In the state that is home to Silicon Valley and serves as the headquarters for Google, Facebook and other tech titans, voters strengthened data privacy protections by approving a ballot measure that supporters tout as a model for other states.
California became the first state to pass a sweeping digital privacy law in 2018, viewed as the strongest of its kind in the United States. It gave Californians the right to know what information companies collect about them online, get that data deleted and opt out of the sale of their personal information.
Proposition 24 is aimed at expanding that law and closing some of the loopholes that big businesses have found to get around it, supporters say.
The measure had more than 56% support out of over 11 million votes tallied by Nov. 4.
“We will now be able to stop businesses from using our most intimate, most personal information — our health information, our religion, our sexual orientation, our race,” said Alastair Mactaggart, a San Francisco real estate developer who led support for the 2018 law and is behind the effort to update it. Proposition 24, he says, will “put a floor under privacy.”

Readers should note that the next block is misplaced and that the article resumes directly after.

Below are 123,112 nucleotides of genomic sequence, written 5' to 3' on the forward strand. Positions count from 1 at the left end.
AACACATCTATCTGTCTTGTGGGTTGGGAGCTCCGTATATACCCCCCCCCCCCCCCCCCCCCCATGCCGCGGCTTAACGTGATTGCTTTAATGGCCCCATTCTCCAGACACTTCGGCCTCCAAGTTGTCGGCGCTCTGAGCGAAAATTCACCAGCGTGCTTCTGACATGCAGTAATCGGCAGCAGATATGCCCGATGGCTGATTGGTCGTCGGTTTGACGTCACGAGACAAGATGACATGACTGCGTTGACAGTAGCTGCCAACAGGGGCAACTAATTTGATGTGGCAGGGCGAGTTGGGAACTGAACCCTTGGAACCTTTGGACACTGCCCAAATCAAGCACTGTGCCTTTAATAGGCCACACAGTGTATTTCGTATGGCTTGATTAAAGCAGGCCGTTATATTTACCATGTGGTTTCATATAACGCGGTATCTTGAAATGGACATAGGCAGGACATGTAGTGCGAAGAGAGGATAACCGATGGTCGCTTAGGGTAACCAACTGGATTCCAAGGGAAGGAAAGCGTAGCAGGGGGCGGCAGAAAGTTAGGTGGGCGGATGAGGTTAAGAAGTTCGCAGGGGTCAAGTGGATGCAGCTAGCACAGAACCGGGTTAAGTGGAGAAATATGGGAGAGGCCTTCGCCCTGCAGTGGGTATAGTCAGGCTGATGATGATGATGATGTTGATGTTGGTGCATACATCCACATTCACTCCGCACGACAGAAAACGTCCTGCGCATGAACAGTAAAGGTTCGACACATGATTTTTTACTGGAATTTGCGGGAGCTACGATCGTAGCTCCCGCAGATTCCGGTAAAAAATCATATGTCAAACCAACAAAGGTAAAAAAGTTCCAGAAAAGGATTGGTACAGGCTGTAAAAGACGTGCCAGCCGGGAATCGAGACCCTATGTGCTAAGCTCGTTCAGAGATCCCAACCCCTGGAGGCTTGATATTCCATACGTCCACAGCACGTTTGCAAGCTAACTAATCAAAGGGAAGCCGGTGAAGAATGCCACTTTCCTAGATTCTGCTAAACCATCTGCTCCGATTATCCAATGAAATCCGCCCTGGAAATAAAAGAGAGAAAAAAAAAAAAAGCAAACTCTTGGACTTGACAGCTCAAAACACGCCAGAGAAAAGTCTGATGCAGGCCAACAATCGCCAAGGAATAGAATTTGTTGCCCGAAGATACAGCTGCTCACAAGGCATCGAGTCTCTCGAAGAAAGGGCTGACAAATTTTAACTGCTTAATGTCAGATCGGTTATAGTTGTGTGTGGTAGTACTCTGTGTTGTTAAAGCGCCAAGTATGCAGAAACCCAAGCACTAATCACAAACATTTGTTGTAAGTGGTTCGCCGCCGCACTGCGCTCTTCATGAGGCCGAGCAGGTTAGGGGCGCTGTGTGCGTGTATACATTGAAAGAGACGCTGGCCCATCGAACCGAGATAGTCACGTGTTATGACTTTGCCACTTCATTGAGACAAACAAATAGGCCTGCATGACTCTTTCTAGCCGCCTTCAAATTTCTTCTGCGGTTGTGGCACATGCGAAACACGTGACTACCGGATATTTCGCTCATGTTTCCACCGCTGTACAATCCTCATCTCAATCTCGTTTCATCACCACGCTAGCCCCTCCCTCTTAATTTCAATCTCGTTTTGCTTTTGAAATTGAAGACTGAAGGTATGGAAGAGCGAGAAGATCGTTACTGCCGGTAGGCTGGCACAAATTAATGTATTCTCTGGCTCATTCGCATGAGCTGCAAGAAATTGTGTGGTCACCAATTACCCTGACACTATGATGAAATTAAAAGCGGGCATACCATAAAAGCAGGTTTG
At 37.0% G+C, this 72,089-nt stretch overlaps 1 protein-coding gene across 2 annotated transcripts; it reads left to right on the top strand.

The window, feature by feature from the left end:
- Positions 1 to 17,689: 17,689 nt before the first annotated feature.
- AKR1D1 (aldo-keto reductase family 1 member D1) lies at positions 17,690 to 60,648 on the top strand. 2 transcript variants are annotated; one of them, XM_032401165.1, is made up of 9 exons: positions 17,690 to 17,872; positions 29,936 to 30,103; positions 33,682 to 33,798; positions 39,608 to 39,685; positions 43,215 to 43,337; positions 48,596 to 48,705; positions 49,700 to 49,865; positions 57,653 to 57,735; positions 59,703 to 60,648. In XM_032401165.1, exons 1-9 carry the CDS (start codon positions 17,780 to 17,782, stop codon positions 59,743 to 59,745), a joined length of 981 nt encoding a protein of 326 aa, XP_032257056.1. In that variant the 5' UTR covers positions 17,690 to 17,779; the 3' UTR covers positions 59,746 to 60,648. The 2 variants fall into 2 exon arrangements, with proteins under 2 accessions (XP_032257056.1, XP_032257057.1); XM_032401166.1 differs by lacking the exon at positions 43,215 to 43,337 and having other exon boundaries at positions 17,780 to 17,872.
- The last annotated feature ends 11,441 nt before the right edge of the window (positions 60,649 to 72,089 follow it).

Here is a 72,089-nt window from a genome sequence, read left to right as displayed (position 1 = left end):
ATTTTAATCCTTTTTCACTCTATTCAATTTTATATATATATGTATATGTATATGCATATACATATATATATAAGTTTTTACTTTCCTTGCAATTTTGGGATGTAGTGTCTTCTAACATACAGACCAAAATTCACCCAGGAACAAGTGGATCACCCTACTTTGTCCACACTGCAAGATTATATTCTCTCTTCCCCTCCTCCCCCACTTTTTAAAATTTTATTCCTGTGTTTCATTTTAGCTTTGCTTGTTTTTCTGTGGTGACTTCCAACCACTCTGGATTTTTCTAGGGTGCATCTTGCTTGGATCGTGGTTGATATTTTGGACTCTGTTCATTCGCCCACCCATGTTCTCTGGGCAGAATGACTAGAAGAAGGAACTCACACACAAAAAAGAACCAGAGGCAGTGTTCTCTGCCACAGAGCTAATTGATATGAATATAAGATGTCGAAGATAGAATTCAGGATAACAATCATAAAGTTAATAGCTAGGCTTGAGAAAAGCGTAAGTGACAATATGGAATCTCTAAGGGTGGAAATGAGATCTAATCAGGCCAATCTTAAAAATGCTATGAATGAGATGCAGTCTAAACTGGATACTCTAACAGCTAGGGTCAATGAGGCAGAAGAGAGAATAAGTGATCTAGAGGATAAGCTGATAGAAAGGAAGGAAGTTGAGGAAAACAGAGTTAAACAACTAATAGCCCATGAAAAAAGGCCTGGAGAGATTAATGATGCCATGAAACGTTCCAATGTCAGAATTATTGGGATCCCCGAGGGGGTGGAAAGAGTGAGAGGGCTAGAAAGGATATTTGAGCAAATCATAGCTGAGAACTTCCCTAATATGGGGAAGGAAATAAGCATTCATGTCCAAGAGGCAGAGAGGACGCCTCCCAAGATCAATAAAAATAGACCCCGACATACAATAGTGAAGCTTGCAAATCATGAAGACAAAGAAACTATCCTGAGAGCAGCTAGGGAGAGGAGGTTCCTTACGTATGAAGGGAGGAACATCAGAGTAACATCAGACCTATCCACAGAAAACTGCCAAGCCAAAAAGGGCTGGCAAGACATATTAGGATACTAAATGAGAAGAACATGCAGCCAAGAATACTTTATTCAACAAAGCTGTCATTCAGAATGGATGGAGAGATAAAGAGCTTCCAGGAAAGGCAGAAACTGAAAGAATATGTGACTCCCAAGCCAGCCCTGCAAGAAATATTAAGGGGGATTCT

The new measure triples the fines for companies that violate kids’ privacy or break laws on the collection and sale of children’s private information. It creates a dedicated state agency to enforce the new law, with an annual budget of $10 million.
“There will now be much, much more robust enforcement of the law,” Mactaggart said.
The measure was criticized by some privacy and consumer advocates who said it wasn’t tough enough on big business and made concessions that didn’t fully benefit consumers.
The Consumer Federation of California, one of the measure’s opponents, said Wednesday that big tech companies benefited from its passage.
“We will continue to champion the privacy rights of Californians, work with our allies to reverse the harmful portions of Prop. 24, and oppose its adoption as a model for the nation,” the federation said in a statement.
Supporters raised nearly $6 million, most of it from Mactaggart. The campaign to defeat the measure raised just $50,000.
Supporters included Consumer Reports, Common Sense Media and Consumer Watchdog, which said it will make the existing privacy law stronger and take important steps toward holding big business accountable.
Former Democratic presidential candidate Andrew Yang chaired the advisory board for expanding the law and says it would be a model for other states.
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